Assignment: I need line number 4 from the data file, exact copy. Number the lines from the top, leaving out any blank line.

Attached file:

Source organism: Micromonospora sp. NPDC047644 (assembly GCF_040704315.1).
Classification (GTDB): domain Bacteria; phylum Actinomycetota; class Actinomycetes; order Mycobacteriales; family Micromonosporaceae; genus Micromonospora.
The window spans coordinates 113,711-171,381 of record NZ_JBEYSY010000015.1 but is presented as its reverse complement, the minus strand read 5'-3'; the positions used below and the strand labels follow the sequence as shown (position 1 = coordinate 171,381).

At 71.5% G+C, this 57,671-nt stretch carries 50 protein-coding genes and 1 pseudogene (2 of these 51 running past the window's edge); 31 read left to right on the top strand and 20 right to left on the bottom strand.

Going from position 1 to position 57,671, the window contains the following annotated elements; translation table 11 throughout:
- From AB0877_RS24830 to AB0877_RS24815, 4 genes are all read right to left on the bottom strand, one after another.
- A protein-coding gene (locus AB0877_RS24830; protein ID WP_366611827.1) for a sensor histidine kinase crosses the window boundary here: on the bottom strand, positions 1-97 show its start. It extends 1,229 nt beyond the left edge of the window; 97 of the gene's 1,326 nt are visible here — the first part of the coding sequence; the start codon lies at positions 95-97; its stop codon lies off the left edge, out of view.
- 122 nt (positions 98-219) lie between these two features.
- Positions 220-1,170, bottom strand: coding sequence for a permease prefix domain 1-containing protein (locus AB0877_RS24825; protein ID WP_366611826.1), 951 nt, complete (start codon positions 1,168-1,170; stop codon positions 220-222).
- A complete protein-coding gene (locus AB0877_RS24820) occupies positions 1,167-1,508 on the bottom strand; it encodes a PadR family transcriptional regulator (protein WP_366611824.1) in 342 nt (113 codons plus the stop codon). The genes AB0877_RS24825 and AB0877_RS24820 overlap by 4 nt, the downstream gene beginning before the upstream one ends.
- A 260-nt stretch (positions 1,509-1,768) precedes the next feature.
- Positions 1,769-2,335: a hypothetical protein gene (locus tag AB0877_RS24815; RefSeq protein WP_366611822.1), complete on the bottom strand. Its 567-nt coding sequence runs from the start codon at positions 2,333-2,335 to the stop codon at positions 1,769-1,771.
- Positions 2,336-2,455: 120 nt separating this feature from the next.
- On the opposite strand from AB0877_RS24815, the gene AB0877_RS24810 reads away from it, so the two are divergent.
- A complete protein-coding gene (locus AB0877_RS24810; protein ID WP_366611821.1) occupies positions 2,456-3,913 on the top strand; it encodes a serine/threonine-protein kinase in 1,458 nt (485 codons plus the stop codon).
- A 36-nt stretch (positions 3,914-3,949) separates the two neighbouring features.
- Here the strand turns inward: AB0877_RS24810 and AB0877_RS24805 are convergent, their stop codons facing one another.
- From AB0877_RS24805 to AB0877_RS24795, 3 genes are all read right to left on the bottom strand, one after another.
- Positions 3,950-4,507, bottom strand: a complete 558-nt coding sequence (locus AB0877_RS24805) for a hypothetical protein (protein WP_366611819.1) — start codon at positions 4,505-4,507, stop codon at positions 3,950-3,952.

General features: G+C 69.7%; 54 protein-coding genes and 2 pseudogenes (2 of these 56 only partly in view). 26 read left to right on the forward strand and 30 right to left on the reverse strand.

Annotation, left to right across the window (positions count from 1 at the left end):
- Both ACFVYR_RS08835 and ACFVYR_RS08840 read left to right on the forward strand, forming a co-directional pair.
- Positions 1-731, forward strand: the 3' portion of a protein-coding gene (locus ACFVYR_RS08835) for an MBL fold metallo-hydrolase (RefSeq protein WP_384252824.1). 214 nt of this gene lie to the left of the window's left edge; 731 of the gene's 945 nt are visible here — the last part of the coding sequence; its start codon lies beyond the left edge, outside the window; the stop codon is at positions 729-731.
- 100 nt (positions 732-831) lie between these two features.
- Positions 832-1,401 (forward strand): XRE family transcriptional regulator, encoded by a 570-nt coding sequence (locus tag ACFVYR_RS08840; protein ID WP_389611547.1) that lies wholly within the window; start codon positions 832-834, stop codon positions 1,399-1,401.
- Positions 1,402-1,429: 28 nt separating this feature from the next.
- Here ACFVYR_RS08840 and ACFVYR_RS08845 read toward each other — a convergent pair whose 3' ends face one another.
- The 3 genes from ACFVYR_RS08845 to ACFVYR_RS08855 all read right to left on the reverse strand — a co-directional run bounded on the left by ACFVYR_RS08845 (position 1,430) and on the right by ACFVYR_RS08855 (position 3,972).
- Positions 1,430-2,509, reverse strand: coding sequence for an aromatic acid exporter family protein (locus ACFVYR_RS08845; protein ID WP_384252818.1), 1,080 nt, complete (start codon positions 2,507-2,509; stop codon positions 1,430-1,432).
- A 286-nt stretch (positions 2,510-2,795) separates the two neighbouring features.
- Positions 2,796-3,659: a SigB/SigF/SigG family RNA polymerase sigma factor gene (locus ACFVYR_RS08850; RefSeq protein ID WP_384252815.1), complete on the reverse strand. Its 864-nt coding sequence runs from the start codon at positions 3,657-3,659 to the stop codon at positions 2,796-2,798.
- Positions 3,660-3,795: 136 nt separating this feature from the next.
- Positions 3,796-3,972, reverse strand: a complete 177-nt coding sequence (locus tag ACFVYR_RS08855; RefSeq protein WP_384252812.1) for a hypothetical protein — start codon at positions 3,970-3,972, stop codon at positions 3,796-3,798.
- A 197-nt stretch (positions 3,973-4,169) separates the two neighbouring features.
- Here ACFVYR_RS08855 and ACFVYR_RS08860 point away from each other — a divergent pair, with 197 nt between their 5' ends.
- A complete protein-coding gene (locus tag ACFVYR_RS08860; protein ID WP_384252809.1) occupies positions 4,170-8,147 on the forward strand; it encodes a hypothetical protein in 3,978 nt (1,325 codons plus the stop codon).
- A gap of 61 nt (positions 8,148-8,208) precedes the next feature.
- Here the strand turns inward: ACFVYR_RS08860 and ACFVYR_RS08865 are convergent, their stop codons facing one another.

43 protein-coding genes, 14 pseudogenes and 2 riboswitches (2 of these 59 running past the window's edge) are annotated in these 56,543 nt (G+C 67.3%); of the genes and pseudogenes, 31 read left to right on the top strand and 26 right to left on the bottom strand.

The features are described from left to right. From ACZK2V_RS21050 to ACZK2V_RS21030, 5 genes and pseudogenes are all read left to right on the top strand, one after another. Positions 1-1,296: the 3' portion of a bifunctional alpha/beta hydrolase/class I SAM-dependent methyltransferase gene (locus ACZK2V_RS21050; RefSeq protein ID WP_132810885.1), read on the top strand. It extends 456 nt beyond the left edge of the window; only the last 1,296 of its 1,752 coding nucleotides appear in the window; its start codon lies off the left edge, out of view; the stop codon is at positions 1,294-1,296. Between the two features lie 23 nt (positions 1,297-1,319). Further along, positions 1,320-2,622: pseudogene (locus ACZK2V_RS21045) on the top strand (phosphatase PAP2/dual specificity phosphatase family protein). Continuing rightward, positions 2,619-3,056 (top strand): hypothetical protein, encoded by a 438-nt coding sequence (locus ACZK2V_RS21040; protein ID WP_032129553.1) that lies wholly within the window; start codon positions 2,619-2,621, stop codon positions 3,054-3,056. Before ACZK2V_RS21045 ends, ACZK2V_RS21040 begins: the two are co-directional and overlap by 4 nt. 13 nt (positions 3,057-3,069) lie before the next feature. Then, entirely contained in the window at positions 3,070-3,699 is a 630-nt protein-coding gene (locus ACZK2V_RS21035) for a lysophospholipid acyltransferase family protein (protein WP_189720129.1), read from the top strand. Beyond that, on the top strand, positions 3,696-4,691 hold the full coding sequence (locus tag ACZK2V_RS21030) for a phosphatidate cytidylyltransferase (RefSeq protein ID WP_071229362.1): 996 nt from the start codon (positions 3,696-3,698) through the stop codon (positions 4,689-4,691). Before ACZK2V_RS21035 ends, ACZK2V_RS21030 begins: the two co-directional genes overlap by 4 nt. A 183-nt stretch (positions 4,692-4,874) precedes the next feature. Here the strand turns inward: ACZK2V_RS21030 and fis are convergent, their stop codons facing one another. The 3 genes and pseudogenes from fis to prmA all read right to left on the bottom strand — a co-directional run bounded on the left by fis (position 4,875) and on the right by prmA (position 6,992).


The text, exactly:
At 71.5% G+C, this 57,671-nt stretch carries 50 protein-coding genes and 1 pseudogene (2 of these 51 running past the window's edge); 31 read left to right on the top strand and 20 right to left on the bottom strand.